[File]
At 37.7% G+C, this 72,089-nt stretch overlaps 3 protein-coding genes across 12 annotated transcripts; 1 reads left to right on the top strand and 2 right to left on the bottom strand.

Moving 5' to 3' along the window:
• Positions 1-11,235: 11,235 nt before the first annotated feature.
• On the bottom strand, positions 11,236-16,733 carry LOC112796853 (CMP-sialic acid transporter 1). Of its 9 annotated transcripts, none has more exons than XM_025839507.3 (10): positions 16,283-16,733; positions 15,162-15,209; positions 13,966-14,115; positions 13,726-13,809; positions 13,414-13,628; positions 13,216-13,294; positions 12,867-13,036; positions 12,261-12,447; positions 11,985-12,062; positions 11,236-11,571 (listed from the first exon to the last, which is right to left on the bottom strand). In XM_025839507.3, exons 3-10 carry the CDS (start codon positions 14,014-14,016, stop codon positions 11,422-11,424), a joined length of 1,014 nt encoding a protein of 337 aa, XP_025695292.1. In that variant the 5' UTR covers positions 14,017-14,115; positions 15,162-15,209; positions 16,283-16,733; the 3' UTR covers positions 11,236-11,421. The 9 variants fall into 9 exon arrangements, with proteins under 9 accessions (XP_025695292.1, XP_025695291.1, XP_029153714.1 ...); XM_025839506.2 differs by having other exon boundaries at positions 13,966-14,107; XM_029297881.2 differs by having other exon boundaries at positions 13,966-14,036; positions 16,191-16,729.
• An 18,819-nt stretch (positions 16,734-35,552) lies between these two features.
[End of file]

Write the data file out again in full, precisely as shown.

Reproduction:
At 37.7% G+C, this 72,089-nt stretch overlaps 3 protein-coding genes across 12 annotated transcripts; 1 reads left to right on the top strand and 2 right to left on the bottom strand.

Moving 5' to 3' along the window:
• Positions 1-11,235: 11,235 nt before the first annotated feature.
• On the bottom strand, positions 11,236-16,733 carry LOC112796853 (CMP-sialic acid transporter 1). Of its 9 annotated transcripts, none has more exons than XM_025839507.3 (10): positions 16,283-16,733; positions 15,162-15,209; positions 13,966-14,115; positions 13,726-13,809; positions 13,414-13,628; positions 13,216-13,294; positions 12,867-13,036; positions 12,261-12,447; positions 11,985-12,062; positions 11,236-11,571 (listed from the first exon to the last, which is right to left on the bottom strand). In XM_025839507.3, exons 3-10 carry the CDS (start codon positions 14,014-14,016, stop codon positions 11,422-11,424), a joined length of 1,014 nt encoding a protein of 337 aa, XP_025695292.1. In that variant the 5' UTR covers positions 14,017-14,115; positions 15,162-15,209; positions 16,283-16,733; the 3' UTR covers positions 11,236-11,421. The 9 variants fall into 9 exon arrangements, with proteins under 9 accessions (XP_025695292.1, XP_025695291.1, XP_029153714.1 ...); XM_025839506.2 differs by having other exon boundaries at positions 13,966-14,107; XM_029297881.2 differs by having other exon boundaries at positions 13,966-14,036; positions 16,191-16,729.
• An 18,819-nt stretch (positions 16,734-35,552) lies between these two features.